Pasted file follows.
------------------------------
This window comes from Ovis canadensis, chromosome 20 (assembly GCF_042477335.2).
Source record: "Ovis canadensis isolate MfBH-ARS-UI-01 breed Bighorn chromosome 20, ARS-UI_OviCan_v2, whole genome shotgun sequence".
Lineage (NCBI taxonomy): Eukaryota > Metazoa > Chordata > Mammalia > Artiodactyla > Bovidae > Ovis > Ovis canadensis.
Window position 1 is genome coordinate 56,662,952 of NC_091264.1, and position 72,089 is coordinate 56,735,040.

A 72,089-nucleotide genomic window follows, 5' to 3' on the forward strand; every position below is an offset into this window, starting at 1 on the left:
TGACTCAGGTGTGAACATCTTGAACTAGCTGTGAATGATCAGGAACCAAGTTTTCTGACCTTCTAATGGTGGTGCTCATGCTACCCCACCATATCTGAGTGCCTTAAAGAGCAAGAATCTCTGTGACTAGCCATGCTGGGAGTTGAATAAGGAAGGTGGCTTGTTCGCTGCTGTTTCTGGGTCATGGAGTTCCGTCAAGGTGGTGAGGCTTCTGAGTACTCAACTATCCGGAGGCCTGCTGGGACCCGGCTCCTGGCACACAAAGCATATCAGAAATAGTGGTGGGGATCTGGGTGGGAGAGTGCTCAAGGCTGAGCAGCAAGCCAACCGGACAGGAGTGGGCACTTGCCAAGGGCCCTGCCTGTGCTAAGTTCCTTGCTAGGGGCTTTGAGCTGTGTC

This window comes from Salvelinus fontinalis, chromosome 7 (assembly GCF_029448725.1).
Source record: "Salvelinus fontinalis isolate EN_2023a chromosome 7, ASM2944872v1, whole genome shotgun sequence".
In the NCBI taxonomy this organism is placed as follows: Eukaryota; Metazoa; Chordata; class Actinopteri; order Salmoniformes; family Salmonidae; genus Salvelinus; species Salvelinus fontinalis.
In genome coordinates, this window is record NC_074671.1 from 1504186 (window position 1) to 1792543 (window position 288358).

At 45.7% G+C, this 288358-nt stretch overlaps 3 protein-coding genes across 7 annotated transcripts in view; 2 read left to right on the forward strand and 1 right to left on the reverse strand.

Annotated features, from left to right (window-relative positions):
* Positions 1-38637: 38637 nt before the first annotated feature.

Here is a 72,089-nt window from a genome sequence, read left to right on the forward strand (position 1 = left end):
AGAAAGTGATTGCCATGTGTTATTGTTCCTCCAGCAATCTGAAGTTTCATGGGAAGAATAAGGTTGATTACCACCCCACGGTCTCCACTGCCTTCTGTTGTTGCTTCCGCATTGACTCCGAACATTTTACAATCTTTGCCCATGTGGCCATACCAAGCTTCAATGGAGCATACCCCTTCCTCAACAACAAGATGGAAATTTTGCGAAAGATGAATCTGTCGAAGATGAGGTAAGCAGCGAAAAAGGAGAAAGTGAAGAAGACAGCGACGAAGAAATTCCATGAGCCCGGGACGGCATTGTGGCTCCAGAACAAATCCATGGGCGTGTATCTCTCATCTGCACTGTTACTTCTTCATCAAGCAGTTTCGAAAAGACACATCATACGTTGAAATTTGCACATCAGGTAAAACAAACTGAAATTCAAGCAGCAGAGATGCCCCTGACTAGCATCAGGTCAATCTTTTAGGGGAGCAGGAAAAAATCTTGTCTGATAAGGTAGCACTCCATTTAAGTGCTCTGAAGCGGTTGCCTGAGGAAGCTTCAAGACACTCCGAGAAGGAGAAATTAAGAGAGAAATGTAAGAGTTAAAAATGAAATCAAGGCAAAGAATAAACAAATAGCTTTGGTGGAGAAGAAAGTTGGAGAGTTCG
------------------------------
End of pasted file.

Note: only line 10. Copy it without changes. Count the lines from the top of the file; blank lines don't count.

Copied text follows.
In genome coordinates, this window is record NC_074671.1 from 1504186 (window position 1) to 1792543 (window position 288358).